The opinion of the court was delivered by: Jones, J.
On March 6, 2002, Vincent Hatcher (hereinafter "Petitioner"), pled guilty in the Philadelphia Court of Common Pleas, to murder generally and related charges for the shooting death of Devon Jacobs on October 7, 2001. Petitioner was represented by Charles Peruto, Jr., Esquire, who requested a degree-of-guilt hearing before the Honorable Benjamin Lerner. At the conclusion of same, Petitioner was convicted of first-degree murder and on May 1, 2002, the court sentenced him to life imprisonment.*fn1
Petitioner appealed his conviction to the Pennsylvania Superior Court, arguing that the evidence was insufficient to sustain his convictions and that the verdict was against the weight of the evidence. The Superior Court rejected Petitioner's claims and affirmed judgment of sentence. Petitioner then sought allocatur, which was ultimately denied by the Pennsylvania Supreme Court. See Commonwealth v. Hatcher, 851 A.2d 141 (Pa. 2004).
On August 30, 2004, Petitioner filed a pro se petition for relief under Pennsylvania's Post-Conviction Relief Act ("PCRA"), 42 Pa.C.S. § 9541, et seq.. Attorney Paul J. Hetznecker was appointed to represent Petitioner and filed an Amended Petition on May 17, 2005. An evidentiary hearing was held, during which time Petitioner, his family members and trial counsel, Charles Peruto, Jr., testified. On November 20, 2006, the PCRA court dismissed Petitioner's claims for lack of merit. Petitioner appealed the PCRA decision to the Pennsylvania Superior Court, arguing that: 1) appellate counsel was ineffective for not raising trial counsel's ineffectiveness for allegedly inducing Petitioner to plea guilty generally and proceed with a degree-of-guilt hearing; and, 2) appellate counsel was ineffective for not raising trial counsel's ineffectiveness for not filing a motion in limine to exclude the Commonwealth's bad character evidence. The Superior Court affirmed the PCRA Court's decision on November 15, 2007 and Petitioner again sought allocatur from the Pennsylvania Supreme Court, which was denied on April 29, 2008.
On July 22, 2008, Petitioner filed the instant Petition for federal habeas relief, raising the same two claims that were raised in his PCRA appeal.*fn2 Said Petition was referred to Magistrate Judge Elizabeth T. Hey for a Report and Recommendation and upon review, Judge Hey ultimately recommended that the Petition, as well as a Certificate of Appealability, be denied. Petitioner filed Objections to the Report and Recommendation, in which he simply reiterated the same two claims of ineffective assistance of counsel that were initially presented in his original Petition, and added two new claims regarding weight and sufficiency of evidence. The final determination of this Petition is now before this Court.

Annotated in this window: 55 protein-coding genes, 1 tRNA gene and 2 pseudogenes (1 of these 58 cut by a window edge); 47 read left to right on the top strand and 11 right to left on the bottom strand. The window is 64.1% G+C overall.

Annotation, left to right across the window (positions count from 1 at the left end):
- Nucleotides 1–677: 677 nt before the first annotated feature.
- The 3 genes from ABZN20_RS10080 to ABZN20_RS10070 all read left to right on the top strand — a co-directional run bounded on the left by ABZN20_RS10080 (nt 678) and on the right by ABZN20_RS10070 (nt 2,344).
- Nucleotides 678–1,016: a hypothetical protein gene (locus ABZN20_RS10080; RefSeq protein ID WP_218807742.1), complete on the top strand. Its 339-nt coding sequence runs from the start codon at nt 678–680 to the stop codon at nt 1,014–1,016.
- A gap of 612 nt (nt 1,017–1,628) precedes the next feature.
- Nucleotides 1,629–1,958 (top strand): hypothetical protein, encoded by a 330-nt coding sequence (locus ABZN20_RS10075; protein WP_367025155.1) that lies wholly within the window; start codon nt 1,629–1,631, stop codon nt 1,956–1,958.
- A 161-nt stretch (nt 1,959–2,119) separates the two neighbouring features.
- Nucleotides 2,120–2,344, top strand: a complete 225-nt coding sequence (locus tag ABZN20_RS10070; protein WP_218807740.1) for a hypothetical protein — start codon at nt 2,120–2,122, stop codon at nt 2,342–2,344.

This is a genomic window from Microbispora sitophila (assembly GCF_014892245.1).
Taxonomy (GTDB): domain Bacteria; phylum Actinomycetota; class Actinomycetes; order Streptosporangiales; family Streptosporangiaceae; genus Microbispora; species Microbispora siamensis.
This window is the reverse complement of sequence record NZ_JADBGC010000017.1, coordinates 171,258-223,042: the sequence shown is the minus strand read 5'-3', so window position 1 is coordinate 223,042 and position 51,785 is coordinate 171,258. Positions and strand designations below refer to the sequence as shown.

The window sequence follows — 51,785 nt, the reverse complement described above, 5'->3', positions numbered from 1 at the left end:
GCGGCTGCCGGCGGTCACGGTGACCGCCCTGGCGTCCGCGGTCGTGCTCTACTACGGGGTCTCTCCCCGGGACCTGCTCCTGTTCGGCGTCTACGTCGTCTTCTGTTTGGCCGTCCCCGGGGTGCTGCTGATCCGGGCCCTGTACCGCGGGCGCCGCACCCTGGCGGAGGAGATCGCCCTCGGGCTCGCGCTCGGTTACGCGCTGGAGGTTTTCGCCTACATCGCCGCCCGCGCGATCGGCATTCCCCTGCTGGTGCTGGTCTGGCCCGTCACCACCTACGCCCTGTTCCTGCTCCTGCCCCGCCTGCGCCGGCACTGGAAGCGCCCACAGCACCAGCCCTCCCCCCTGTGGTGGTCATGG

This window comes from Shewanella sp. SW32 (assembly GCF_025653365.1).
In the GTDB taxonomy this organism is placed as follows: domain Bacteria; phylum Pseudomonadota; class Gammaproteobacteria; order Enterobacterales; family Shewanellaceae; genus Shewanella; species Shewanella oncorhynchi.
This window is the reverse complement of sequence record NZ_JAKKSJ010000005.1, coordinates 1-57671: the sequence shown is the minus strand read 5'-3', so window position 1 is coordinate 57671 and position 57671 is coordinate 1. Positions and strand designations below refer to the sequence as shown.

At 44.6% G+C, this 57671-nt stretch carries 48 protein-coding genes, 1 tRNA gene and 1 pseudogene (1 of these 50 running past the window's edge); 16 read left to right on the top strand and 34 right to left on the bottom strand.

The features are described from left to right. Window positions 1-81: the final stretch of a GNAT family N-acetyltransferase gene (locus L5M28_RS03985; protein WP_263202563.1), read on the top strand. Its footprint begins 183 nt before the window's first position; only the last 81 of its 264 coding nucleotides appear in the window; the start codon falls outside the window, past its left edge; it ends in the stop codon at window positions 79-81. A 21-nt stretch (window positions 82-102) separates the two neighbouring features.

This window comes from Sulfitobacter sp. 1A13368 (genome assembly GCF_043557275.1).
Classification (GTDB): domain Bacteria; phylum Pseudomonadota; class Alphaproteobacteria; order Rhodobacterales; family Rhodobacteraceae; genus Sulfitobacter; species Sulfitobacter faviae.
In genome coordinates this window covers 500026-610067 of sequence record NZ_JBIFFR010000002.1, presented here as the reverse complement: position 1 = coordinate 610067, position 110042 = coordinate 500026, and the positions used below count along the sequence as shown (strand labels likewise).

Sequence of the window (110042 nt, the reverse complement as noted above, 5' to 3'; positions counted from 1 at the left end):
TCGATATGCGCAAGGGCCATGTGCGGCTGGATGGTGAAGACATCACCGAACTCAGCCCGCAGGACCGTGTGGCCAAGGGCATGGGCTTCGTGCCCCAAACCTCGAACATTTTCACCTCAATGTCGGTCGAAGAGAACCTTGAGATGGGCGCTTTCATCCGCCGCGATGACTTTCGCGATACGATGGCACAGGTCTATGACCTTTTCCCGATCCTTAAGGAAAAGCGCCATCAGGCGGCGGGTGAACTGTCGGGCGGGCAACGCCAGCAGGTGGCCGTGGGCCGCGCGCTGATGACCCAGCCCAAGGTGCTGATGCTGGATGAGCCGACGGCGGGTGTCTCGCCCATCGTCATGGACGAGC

Pursuant to 28 U.S.C. § 636(b)(1)(B), this Court may refer a Petition for Writ of Habeas Corpus to a magistrate judge for a Report and Recommendation. When a petitioner files an Objection to a Magistrate Judge's Report and Recommendation, this Court is required to conduct a de novo review and determination of those portions of the report to which objections have been made. See 28 U.S.C. § 636(b)(1)( C); Fed. R. Civ. P. 72. See also Kirk v. Meyer, 279 F. Supp. 2d 617, 619 (E.D. Pa. 2003); Terry v. Gillis, 93 F. Supp. 2d 603, 605 n.1 (E.D. Pa. 2000). District judges enjoy wide latitude in how they may treat the recommendations of a magistrate judge. United States v. Raddatz, 447 U.S. 667, 673-677(1980). A district court "may accept, reject, or modify, in whole or in part, the findings or recommendations made by the magistrate."
28 U.S.C. § 636(b)(1)( C).
A. Inducement of Guilty Plea
In his Objections to Magistrate Judge Hey's Report and Recommendation, Petitioner first contends that Magistrate Judge Hey incorrectly applied a "presumption of correctness" to the PCRA Court's findings regarding his ineffectiveness claims. In support of this Objection, Petitioner provides his version of the facts surrounding the murder, recites portions of Mr. Peruto's correspondence and testimony, and presents legal authority to support his position that his guilty plea was induced. He further asserts that trial counsel was ineffective for failing to inform him that he could withdraw his guilty plea during the degree-of-guilt hearing.
This Court has assessed Petitioner's claims in conjunction with the record before it, and has determined that based upon the complete record as read in context, Judge Hey correctly denied relief on same. Accordingly, Petitioner's Objection with ...